Archive for June, 2013

2013 Home Grown Hops Update

Tuesday, June 25th, 2013
Centennial hop plant: RIP

Centennial hop plant: RIP

This year has been a stark contrast from the weather of 2012. Last year it was hot, dry and often. This year has only seen a few hot days and even fewer humidity ridden days. The plants have never been starved for water (rain barrel is always full from the frequent rains, down pours and monsoons) but they have never really hit that growth stride prodded by long days of sunlight and heat.

Each of my three plans (Centennial, Mount Hood and Cascade) have had their bouts of trouble. The Centennial and Mount Hood had all three of the main bines nipped during a wind storm a month ago. The Mount Hood has been recovering nicely while the Centennial just is sputtering. The Cascade doesn’t get the same amount of direct sun as the other two and only shot up two bines. One tip was nipped while the other continues to grow and, overall, is the tallest of any bine between the three plants.

The Centennial has had buds already form with many cones formed, some almost full size. All this in spite of being nine feet tall. The Mount Hood is getting bushy, looks really healthy, preparing me for a what I believe will be a great harvest. The Cascade is in it’s first full year in my yard (rescued from Chuck’s hard pan soil of 2012) and will produce mildly at best.

Now the sad news. While chasing a rabbit away from the garden (destroyed the broccoli), I took a quick glance at the hop plants (a daily ritual). I quickly noticed that the Centennial was limp. Crap! A few days earlier I noticed that the rope I used had been severed from an earlier storm at the base of the plant. The plant was only held to the grown via the bines. Fast forward to yesterday: another windy storm hit, cutting all three bines, cleanly, at the base. RIP 2013 Centennial. I harvested a mere 10 cones and, in frustration, through them in the compost with the bines.

Another year and another year of hop growing woes. Hopefully I will still get enough from the Mount Hood and Cascade to make a wet hop beer this harvest. Enjoy!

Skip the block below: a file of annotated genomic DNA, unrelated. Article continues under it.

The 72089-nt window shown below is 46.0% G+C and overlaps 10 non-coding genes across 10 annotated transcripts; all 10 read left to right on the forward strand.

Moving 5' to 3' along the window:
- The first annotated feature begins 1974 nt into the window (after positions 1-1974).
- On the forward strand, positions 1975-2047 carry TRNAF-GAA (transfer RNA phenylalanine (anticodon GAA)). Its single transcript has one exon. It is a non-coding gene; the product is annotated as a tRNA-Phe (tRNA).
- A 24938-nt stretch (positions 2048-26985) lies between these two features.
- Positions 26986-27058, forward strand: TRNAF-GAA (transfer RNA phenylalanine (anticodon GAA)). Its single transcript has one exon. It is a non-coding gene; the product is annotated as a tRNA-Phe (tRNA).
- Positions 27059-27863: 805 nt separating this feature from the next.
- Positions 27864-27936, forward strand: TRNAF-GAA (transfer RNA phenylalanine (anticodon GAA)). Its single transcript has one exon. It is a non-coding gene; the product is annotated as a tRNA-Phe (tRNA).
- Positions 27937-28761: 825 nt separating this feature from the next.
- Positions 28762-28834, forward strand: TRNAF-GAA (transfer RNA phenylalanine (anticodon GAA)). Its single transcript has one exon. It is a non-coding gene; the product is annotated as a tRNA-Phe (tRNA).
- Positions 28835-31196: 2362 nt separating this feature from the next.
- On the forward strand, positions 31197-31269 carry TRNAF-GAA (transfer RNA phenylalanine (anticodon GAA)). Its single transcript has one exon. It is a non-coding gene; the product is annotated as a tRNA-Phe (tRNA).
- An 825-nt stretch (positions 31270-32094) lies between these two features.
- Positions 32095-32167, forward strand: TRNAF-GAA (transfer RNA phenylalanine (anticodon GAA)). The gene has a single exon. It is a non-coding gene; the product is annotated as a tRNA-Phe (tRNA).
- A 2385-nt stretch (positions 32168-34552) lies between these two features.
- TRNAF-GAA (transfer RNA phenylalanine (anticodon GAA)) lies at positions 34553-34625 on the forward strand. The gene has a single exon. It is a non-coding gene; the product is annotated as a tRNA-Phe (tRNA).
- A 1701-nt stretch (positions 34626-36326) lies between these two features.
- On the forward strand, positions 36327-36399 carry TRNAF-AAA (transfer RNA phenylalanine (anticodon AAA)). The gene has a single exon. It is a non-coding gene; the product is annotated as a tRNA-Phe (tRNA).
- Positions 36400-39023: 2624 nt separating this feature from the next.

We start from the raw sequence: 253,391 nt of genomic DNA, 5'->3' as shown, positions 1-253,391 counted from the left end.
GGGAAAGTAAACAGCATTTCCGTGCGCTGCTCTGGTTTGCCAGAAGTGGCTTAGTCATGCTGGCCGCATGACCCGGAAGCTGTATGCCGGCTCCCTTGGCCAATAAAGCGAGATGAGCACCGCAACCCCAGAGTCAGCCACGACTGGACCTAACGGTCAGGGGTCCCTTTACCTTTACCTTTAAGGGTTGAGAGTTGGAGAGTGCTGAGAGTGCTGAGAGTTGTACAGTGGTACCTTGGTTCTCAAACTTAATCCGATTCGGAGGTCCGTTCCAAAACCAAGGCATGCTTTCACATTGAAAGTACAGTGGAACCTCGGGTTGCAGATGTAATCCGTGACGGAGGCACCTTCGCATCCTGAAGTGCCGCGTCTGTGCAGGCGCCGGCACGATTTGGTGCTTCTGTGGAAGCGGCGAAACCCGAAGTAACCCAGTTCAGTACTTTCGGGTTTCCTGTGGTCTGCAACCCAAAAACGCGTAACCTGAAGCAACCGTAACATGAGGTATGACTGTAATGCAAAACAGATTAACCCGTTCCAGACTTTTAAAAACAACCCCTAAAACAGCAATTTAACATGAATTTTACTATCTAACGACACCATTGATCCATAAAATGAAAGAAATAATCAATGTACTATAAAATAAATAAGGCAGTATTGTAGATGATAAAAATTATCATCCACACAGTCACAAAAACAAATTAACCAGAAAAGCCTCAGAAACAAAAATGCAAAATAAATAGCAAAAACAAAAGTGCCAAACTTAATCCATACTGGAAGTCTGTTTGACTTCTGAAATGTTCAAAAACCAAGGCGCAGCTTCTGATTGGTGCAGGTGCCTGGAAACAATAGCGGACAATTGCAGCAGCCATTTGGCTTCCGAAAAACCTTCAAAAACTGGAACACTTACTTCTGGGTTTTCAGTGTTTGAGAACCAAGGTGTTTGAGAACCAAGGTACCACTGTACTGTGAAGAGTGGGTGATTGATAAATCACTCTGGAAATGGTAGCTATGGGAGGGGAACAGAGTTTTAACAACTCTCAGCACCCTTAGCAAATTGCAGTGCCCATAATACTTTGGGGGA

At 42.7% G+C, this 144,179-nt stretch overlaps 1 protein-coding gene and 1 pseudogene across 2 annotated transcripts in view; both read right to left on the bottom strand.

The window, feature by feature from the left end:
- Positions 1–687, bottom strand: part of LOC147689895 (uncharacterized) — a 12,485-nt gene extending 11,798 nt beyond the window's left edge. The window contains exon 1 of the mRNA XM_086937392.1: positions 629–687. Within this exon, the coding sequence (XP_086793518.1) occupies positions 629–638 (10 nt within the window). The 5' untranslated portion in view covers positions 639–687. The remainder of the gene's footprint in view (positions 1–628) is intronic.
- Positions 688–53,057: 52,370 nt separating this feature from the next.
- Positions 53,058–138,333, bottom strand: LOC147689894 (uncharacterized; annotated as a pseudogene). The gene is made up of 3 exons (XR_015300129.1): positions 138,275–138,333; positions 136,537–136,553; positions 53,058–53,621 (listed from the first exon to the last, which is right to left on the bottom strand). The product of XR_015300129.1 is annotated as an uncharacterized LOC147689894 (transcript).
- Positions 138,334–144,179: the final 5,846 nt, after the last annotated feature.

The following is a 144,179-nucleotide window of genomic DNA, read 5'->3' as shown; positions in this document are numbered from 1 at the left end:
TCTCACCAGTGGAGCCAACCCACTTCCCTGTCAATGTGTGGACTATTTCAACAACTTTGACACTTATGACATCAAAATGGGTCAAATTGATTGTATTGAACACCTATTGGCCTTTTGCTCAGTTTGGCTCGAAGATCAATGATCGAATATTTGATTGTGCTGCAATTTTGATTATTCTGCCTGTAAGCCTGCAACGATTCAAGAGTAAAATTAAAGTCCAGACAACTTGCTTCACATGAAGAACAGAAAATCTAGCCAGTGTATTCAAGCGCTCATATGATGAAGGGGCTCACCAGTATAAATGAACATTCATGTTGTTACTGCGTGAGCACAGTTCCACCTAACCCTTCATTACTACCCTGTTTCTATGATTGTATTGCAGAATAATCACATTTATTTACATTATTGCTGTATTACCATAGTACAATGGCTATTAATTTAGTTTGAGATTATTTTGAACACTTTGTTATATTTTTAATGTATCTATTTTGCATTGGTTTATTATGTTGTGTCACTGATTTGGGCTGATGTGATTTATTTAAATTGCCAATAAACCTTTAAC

Useless Fact: There are 45 miles of nerves in the skin of a human being.

Brewed: t de dames

Saturday, June 15th, 2013

After brewing a couple of Flanders Brown Ales it was time to try my hand at a red. It helped that I had recently picked up some ECY02, East Coast Yeast’s Flemish Ale yeast. To be honest the yeast is the main reason I wanted to brew this beer. I really didn’t know much about the style.

What better place to turn than the usual suspects of books and sites. It didn’t take me long to find this recipe and another that I liked, seemingly hitting the style profile. My goal is to brew both of the recipes in order to compare which one I like more. It also gives me the ability to play around a bit more: adding fruit, barrel aging, etc.

The name of the beer goes back to my caddying days. t de dames translates (according to google) to “ladies tee”. A sour red beer about sums up my thoughts on caddying for women. It wasn’t a fun time: more demanding, slower play (causing the day to last longer) all for less money. Not quite the American dream. Therefore a beer that is going to take a while to age and will be sour seems to have a fit. Enjoy!

General Information:
Brew Date: Saturday, June 15, 2013
Recipe Type: All Grain
Yeast: ECY02 Flemish Ale
Yeast Starter: 2 liter
Batch Size (Gallons): 5.00
Original Gravity: 1.053
IBU: 23.2
Color: 22.9 SRM